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Bike fit for a newbie

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Bike fit for a newbie

Old 08-13-16, 05:14 PM
  #1  
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Bike fit for a newbie

Hello! I purchased this bike, a 2015 Ghost Panamao X3, a little over a year ago. I rode it a fit times after I bought it, put it in the garage, and didn't take it back out until this July when I started commuting to university. When I bought this bike I don't recall the store staff (I bought the bike at Mountain Equipment Co-Op, which is a very reputable store) ever mentioning anything about whether or not the bike was the right size for me, but i did have a friend with me who has 30 or 40 years of pretty serious biking under his belt and he thought it looked fine. I guess right now my main concerns are:

-Saddle height
-Saddle fore/aft
-Overall fit






I did notice that I looked rather upright and hunched over, but that's due to me trying to hold the remote control for my camera in one hand and awkwardly holding myself up with my other foot. The bike is sized as a medium (530mm frame size, 590mm top tube length). For reference I am about 6' with roughly a 34" inseam with my shoes off. Regarding riding style I'd say I'm a pretty casual rider, but I'm not looking for a bike that rides really upright, but I'm also not looking for something that rides too much like a road bike (that probably isn't too helpful). This bike is also definitely not meant for any serious off-road biking. About the extent of that would be some easy dirt and gravel trails. Please let me know what you think, as well as any adjustments you think should be done. Currently my saddle can be moved back another 3/8" or so before it's maxed out. Also for reference, the stem on there is 75mm long. All specs for the bike (including for other frame sizes) can be found at GHOST BIKES: Panamao X 3.

Last edited by xXStanXx; 08-13-16 at 05:23 PM.
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Old 08-15-16, 07:56 AM
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looks like a pretty good fit to me.
Arched back is not hunched over - it's using your core muscles for support, and is the way we're supposed to ride to avoid discomfort and injury
Main thing, keep your wrists straight and elbows bent - don't lean on the bars, use them for balance. If you can't do this with the reach you have, adjust the reach.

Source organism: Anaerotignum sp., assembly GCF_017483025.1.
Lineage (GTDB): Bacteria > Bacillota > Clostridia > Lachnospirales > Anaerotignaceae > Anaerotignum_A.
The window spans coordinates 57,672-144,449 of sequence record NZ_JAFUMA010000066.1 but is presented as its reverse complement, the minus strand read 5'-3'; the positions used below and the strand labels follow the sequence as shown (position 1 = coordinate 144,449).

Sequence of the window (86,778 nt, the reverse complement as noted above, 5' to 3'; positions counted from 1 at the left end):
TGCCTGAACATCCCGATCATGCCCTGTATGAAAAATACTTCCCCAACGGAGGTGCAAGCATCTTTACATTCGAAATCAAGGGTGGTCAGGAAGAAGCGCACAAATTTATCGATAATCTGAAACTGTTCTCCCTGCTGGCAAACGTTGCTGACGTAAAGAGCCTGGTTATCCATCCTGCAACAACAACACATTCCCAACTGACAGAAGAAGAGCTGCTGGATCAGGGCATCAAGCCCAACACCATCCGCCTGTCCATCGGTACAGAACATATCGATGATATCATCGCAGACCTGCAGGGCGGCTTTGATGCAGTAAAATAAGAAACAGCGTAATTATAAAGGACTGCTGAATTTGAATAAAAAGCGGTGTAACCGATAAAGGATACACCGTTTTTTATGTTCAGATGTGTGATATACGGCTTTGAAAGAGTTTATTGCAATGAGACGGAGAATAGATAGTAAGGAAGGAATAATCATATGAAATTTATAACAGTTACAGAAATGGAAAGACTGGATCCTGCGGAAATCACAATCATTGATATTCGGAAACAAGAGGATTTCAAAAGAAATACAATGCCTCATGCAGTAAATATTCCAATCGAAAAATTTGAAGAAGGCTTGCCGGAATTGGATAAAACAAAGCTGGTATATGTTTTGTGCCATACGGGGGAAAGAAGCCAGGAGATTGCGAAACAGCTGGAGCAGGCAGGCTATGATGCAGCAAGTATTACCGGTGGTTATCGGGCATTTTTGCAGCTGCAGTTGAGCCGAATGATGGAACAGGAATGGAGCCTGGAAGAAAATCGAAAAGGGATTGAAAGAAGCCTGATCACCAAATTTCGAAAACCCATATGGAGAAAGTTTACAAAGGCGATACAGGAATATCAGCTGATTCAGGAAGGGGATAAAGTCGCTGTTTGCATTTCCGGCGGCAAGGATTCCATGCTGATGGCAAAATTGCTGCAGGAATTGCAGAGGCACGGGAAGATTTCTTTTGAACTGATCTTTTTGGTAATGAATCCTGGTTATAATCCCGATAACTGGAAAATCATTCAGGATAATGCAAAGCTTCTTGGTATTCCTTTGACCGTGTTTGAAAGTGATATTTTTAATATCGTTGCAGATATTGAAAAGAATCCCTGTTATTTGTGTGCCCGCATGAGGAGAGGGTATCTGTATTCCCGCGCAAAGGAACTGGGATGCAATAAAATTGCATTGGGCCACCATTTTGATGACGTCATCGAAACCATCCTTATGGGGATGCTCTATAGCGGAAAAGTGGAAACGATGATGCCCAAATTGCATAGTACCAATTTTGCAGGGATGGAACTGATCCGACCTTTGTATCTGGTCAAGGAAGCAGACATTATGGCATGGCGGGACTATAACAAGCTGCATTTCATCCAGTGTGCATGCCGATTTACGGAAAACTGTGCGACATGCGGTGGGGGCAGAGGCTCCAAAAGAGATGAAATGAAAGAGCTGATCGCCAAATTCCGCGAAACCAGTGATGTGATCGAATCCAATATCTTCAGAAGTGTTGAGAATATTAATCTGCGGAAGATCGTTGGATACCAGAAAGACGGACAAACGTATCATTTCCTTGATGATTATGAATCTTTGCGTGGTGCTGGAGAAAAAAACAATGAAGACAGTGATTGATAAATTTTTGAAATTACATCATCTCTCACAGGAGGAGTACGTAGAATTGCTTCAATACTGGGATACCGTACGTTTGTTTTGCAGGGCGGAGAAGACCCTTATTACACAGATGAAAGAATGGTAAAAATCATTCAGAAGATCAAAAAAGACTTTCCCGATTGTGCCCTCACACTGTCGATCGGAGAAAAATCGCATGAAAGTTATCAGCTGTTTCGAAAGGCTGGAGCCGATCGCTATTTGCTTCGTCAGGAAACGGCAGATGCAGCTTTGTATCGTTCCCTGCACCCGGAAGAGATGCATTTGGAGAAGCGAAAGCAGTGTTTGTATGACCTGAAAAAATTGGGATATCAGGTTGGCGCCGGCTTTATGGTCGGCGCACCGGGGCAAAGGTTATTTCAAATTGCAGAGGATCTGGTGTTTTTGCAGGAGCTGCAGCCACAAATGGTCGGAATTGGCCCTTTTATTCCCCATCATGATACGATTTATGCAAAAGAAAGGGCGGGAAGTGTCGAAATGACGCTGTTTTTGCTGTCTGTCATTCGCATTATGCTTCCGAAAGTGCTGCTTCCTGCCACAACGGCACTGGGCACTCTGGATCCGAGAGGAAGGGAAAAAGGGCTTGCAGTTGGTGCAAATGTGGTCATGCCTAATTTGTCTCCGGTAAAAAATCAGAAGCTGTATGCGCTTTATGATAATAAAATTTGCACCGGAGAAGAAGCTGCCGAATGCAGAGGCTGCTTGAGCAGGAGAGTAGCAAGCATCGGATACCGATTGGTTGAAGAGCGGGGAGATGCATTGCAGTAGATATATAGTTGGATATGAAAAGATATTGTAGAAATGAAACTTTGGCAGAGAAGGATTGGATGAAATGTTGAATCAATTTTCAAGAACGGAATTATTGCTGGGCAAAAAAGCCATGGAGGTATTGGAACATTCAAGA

Saddle height and for/aft is about your knees and pedal position.
You want to be able to lock your knees, but you don't want to have to lock your knees to complete a pedal stroke; you don't want to have to lean side to side to complete your pedal stroke. Fore/aft is all about riding position - the more upright you ride, the farther back and lower the saddle should be.
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Old 08-15-16, 07:39 PM
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I believe the upper back is not supposed be rounded the way yours is. I think it should basically look like it looks when one stands up straight and relaxed. I think that's achieved on a bike by rolling one's pelvis forward so one's hands reach the bars naturally, without stretching. I believe anything else stresses the back in ways it shouldn't be stressed.

If you've got too much weight on your hands, it could be a fit issue, but it could be fitness. If you search the web for 'core strength indicators', you should be able to find ways to test your core. If your core is strong and you put too much weight on your hands, your problem is more likely to be fit. If your core tests less than strong, your problem is more likely to be fitness.
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Old 09-08-16, 07:04 PM
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The bike looks OK for normal use but it is a little short for you. At the 9 o'clock position of the crank, the bony part under the knee just under patellar tendon looks to be directly over the pedal axle. So you can afford to slide your saddle back a few cm to get some more cockpit room. If you do this, you may need to lower the saddle about 2cm too to keep the same knee angle at the bottom. If you combine that with possibly a 10mm-20mm longer stem, it'll help you flatten your upper back in a more athletic position. Being less crunched will also help your lower back.

Nick Z
Bought A Bike Online? I Come To You Build & Fit It. Road Mountain Tri
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